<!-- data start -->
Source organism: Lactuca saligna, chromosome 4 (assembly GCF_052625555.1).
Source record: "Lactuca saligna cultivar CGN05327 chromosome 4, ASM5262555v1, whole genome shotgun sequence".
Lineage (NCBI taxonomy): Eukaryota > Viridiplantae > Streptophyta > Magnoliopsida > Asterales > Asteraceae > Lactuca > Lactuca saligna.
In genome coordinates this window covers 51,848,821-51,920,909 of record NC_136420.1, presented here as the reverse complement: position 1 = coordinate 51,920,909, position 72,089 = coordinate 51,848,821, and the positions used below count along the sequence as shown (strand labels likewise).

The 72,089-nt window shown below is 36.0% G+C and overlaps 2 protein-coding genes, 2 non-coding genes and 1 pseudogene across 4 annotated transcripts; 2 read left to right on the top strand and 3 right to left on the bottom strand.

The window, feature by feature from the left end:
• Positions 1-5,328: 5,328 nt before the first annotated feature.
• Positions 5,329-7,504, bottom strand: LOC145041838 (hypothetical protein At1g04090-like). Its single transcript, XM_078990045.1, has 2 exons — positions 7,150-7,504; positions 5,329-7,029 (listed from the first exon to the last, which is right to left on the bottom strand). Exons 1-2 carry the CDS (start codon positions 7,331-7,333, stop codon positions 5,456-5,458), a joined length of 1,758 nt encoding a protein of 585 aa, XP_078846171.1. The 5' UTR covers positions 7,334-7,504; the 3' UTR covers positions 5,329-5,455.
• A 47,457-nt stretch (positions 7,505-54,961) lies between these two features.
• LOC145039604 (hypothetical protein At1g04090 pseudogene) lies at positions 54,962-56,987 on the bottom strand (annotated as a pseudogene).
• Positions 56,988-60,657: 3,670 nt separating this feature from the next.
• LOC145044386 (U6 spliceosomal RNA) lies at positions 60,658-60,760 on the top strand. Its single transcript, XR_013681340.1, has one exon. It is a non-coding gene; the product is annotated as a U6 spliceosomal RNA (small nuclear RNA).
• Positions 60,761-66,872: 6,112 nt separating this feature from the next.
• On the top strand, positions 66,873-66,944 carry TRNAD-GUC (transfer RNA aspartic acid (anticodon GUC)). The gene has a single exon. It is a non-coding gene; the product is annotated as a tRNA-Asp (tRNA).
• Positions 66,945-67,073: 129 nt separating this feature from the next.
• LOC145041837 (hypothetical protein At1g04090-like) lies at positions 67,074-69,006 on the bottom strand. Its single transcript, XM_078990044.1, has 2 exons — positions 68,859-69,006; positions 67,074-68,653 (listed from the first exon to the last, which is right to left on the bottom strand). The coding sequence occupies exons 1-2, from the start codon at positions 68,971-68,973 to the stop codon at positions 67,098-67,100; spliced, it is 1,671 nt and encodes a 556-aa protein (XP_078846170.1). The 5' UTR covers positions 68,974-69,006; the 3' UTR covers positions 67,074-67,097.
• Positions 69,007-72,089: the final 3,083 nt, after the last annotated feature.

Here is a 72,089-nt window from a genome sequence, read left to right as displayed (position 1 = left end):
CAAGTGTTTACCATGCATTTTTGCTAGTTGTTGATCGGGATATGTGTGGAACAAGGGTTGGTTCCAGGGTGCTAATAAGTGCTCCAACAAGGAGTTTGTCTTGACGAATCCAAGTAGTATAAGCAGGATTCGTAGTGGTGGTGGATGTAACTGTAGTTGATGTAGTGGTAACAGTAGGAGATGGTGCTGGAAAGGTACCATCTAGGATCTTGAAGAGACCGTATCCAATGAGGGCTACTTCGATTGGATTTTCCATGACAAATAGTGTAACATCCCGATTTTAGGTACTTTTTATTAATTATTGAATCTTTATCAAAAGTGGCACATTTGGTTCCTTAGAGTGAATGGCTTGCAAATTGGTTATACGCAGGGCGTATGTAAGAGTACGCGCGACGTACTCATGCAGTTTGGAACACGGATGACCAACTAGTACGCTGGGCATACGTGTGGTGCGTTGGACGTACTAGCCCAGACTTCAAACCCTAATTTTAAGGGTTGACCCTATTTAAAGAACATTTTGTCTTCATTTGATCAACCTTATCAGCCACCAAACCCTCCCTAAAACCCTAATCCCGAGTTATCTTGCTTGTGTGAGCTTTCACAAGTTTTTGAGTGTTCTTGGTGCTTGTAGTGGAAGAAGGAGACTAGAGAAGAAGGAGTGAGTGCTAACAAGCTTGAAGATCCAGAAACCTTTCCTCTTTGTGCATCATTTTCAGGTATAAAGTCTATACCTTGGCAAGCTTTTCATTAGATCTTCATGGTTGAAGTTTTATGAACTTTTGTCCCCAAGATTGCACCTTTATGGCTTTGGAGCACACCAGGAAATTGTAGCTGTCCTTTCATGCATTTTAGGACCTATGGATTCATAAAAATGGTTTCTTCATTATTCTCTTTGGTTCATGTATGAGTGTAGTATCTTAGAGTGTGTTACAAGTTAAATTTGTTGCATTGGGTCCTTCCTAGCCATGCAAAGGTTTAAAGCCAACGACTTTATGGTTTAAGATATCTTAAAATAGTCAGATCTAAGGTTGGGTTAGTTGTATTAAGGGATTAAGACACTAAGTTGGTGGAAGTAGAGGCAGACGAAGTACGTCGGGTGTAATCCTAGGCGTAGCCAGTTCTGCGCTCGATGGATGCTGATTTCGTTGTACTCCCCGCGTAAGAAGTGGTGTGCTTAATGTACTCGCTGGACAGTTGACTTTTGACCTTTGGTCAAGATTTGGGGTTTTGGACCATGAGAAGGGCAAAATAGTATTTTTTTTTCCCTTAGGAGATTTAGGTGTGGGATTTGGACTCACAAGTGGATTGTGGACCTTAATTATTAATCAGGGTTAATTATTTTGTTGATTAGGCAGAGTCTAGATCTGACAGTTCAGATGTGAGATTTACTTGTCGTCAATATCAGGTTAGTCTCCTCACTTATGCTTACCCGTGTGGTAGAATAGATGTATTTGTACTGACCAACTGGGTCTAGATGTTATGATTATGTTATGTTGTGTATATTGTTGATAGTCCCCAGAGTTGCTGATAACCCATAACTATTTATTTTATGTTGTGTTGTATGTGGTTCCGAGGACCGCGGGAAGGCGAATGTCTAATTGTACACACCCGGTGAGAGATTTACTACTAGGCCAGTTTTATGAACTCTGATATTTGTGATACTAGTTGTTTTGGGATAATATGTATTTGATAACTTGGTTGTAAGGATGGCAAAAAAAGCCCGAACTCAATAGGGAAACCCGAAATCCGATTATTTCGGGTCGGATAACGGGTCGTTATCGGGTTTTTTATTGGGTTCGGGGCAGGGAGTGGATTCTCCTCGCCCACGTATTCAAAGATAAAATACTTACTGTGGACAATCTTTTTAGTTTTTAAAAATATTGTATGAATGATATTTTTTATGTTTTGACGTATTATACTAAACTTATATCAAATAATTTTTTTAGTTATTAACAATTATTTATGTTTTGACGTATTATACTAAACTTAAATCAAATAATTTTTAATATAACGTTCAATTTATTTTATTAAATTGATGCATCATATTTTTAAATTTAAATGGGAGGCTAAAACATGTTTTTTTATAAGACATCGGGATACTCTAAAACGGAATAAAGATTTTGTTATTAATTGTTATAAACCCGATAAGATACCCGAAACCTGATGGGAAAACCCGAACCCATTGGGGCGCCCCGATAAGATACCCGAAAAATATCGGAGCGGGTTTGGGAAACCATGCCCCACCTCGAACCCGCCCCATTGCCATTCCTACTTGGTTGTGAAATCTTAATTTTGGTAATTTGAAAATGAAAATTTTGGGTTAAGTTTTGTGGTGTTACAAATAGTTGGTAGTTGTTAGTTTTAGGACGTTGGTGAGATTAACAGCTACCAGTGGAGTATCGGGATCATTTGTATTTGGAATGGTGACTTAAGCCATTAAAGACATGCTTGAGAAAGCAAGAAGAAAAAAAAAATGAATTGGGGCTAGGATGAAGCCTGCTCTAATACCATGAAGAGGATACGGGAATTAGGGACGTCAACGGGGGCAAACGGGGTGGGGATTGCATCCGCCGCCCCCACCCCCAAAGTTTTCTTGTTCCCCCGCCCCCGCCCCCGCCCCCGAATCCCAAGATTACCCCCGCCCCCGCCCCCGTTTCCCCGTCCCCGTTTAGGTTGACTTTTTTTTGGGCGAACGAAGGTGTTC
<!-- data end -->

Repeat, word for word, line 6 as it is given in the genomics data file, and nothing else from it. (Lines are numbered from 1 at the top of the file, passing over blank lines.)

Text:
The window, feature by feature from the left end: